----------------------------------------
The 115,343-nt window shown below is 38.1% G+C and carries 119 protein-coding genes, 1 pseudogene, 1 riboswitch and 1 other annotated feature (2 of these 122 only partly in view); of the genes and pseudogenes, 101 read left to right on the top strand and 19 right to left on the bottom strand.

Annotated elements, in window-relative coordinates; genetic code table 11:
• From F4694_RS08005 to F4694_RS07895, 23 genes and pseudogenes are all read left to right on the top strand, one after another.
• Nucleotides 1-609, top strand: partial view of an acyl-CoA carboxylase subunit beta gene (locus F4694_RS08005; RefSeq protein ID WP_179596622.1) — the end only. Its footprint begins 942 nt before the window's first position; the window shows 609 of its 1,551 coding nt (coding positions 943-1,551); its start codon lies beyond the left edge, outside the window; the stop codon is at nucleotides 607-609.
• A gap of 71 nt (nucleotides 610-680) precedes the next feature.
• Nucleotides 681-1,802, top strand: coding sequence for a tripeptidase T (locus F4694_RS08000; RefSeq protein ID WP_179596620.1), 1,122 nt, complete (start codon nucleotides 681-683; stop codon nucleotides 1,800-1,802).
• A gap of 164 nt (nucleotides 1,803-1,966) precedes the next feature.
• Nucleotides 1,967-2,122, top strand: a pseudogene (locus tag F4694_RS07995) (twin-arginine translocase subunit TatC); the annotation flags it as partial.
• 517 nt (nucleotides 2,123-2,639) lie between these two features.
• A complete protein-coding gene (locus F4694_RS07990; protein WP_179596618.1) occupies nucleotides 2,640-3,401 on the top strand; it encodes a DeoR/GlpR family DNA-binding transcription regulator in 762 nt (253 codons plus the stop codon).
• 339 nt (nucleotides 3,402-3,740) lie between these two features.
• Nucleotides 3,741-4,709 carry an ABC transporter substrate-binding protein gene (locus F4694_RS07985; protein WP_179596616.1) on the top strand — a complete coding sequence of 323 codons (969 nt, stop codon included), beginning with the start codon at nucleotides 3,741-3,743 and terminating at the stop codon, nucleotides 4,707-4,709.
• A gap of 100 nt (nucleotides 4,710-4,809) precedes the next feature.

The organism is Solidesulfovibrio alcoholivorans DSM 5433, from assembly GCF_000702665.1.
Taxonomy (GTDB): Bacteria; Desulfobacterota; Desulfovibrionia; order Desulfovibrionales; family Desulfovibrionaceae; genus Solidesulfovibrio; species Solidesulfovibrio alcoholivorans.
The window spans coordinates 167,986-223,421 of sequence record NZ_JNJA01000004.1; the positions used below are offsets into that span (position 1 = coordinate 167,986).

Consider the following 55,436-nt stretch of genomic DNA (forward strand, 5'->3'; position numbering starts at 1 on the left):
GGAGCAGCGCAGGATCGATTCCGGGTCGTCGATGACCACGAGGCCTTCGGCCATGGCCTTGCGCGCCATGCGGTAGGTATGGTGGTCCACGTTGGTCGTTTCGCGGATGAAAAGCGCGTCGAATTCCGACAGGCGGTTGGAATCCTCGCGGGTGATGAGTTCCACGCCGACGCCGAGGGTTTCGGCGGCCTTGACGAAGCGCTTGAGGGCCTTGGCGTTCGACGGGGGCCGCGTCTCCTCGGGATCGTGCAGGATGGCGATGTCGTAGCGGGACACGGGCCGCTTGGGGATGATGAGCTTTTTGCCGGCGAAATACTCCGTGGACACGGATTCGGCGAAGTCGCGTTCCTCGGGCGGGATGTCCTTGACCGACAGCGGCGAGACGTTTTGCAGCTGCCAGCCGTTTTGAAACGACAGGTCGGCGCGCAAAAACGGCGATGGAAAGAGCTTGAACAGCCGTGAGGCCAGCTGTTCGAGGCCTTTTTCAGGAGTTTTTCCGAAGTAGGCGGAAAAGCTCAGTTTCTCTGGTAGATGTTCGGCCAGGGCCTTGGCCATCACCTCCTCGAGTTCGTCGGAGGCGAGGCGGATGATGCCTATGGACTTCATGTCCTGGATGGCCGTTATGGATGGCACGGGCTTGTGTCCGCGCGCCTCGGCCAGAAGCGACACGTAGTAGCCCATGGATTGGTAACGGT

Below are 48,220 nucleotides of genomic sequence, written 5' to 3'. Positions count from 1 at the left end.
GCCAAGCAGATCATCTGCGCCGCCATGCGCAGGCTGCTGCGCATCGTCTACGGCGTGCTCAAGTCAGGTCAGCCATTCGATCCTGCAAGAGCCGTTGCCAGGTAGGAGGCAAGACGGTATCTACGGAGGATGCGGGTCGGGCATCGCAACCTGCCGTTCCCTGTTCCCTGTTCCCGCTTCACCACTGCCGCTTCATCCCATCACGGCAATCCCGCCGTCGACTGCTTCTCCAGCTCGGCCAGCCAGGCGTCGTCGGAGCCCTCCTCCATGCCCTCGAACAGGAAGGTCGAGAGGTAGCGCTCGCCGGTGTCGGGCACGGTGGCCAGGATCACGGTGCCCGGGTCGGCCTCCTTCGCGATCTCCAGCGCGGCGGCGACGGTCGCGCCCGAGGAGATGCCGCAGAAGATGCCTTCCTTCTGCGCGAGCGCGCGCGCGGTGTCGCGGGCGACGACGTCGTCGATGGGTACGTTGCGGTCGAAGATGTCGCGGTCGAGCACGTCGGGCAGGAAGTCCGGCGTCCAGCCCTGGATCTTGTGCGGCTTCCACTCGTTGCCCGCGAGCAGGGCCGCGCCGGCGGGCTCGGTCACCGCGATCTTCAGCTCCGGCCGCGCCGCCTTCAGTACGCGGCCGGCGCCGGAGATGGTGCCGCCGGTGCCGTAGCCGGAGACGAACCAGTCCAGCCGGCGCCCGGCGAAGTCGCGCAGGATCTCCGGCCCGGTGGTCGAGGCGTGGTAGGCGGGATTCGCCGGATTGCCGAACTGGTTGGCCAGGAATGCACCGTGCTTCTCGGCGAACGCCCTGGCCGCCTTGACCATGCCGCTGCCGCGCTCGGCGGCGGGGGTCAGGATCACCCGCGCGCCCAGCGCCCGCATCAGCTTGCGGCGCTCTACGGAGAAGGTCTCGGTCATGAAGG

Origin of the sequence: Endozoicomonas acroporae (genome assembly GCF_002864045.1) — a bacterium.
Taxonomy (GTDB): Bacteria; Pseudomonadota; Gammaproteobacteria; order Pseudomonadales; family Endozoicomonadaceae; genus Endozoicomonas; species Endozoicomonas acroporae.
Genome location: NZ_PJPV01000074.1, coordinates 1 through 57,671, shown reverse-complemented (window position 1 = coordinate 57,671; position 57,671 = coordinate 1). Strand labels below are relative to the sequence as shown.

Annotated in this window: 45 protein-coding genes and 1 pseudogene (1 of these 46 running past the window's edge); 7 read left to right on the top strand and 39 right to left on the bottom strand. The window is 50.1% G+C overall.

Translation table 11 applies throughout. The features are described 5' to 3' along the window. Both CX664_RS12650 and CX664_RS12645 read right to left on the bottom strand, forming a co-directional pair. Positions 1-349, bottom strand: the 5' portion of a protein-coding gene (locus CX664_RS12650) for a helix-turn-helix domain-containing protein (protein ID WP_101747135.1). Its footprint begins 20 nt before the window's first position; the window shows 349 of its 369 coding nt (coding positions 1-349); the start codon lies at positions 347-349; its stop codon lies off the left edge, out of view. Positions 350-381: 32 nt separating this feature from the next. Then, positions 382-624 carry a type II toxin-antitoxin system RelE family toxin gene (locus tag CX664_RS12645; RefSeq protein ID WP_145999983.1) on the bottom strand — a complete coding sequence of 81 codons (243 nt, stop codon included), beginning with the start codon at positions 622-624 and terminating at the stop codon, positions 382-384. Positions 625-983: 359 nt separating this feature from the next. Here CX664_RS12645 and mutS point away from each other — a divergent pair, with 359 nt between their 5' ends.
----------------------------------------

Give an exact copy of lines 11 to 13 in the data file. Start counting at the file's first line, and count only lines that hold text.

• 339 nt (nucleotides 3,402-3,740) lie between these two features.
• Nucleotides 3,741-4,709 carry an ABC transporter substrate-binding protein gene (locus F4694_RS07985; protein WP_179596616.1) on the top strand — a complete coding sequence of 323 codons (969 nt, stop codon included), beginning with the start codon at nucleotides 3,741-3,743 and terminating at the stop codon, nucleotides 4,707-4,709.
• A gap of 100 nt (nucleotides 4,710-4,809) precedes the next feature.